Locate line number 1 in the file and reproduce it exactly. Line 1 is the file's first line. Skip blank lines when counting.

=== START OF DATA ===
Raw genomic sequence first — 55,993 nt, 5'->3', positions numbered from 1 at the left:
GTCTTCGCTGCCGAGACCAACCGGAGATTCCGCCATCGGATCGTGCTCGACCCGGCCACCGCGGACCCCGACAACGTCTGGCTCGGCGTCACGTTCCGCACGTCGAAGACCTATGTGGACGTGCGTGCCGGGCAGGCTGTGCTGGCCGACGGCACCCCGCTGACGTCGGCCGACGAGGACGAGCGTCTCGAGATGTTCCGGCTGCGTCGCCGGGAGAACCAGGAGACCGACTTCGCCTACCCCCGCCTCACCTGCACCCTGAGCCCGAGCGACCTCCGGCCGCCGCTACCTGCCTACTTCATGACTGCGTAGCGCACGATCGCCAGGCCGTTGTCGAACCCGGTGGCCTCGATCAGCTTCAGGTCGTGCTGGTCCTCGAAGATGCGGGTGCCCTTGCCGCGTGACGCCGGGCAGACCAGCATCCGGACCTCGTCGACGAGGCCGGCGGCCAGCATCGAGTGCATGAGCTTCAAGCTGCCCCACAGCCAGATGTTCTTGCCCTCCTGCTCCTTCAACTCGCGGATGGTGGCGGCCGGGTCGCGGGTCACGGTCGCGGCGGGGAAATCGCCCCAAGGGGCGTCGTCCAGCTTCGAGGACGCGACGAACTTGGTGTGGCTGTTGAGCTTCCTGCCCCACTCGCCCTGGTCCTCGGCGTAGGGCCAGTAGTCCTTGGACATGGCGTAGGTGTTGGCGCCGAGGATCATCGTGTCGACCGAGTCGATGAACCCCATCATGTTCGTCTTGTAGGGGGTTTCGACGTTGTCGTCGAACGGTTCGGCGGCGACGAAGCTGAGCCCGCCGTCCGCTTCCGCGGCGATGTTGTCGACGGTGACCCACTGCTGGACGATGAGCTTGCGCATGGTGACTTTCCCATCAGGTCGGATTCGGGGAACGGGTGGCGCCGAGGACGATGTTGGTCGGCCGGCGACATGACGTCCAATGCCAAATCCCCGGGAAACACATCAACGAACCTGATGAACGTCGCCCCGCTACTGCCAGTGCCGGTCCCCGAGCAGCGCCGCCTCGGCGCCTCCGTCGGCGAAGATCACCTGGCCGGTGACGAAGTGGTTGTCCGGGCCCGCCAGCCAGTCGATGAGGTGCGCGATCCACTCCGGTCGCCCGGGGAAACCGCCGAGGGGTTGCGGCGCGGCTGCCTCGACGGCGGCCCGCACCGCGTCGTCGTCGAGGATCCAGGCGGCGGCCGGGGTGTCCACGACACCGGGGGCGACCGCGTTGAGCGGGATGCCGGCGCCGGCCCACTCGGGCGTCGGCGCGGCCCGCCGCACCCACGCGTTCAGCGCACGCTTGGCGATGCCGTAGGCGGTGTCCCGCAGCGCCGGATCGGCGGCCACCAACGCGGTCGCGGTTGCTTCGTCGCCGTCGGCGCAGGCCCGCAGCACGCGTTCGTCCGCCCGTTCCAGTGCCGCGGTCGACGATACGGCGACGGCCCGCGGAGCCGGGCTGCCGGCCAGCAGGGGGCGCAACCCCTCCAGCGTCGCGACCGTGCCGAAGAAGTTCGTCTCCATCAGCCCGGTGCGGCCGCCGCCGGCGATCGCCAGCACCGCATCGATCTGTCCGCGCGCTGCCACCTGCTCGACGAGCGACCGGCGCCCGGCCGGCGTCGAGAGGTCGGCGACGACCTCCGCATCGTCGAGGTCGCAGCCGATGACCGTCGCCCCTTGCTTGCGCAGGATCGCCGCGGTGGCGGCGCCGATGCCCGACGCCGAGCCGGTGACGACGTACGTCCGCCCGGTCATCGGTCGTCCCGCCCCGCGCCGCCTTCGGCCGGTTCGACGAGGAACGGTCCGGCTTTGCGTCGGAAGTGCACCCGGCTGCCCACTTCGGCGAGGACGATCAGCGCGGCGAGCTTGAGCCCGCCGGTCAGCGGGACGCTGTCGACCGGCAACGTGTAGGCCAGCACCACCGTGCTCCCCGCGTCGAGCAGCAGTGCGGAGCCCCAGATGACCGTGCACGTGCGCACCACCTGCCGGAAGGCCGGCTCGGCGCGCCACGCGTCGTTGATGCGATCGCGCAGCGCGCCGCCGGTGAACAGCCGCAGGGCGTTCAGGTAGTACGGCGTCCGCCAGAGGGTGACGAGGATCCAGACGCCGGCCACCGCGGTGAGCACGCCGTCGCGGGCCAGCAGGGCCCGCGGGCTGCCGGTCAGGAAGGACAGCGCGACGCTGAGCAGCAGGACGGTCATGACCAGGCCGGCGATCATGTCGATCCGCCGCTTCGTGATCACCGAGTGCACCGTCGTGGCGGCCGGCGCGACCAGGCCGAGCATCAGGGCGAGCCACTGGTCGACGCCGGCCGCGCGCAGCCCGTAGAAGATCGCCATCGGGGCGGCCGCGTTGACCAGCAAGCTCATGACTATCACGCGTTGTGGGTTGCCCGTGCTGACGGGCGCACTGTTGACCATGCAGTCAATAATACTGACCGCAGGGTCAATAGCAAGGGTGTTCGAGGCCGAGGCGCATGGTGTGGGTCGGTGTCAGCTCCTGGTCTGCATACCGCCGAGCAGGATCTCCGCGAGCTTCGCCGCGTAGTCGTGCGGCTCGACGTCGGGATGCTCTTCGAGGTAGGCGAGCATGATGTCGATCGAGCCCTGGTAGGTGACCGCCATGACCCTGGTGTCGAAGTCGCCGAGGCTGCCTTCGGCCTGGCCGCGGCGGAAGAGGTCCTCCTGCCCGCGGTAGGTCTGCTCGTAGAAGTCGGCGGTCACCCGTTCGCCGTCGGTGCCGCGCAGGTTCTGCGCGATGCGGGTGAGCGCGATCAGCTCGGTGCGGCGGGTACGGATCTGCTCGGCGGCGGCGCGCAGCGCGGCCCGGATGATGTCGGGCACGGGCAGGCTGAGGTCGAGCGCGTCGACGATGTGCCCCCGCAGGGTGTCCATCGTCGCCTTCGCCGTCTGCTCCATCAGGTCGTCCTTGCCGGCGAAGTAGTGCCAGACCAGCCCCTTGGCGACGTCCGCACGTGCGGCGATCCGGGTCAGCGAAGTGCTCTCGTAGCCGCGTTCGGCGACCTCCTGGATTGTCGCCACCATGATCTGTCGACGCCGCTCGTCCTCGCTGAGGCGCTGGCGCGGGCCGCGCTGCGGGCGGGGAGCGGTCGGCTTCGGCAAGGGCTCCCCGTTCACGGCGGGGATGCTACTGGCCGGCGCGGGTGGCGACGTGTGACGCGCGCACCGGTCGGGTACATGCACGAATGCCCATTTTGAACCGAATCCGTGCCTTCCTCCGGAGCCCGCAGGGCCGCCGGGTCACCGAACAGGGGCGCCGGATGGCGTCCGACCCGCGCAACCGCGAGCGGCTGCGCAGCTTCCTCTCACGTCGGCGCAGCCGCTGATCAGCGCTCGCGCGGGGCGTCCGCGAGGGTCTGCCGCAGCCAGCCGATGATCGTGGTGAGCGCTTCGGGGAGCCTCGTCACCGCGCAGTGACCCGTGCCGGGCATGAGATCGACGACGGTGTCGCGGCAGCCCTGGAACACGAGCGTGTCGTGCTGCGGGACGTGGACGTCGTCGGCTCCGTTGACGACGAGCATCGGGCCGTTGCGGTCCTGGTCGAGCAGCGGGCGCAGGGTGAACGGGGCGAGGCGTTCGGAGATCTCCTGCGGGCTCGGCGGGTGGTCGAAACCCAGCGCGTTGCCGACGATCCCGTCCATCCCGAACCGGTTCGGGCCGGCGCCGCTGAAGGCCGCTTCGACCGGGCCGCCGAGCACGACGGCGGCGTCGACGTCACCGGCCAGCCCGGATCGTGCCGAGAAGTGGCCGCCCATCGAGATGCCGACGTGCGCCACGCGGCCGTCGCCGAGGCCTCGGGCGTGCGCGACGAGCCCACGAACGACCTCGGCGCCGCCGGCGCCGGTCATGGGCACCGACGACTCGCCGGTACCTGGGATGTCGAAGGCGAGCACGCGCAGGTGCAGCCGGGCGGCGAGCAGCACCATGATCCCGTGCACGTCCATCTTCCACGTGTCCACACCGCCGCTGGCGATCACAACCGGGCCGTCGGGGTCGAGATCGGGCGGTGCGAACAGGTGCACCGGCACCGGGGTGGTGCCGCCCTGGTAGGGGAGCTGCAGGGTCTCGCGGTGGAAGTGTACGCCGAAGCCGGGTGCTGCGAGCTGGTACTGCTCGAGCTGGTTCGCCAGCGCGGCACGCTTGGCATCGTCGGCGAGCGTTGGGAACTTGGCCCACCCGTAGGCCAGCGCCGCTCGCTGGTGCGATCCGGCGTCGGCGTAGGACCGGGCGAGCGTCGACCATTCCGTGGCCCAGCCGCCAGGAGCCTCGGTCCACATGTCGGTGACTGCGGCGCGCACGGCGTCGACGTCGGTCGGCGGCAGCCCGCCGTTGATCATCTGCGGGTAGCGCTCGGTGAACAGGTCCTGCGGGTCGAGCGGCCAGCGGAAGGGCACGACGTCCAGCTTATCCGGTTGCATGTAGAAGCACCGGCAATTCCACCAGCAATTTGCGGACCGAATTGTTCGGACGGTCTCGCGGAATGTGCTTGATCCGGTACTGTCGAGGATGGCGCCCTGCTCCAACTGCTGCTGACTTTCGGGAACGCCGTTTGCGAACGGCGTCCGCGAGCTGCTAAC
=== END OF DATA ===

Raw genomic sequence first — 55,993 nt, 5'->3', positions numbered from 1 at the left: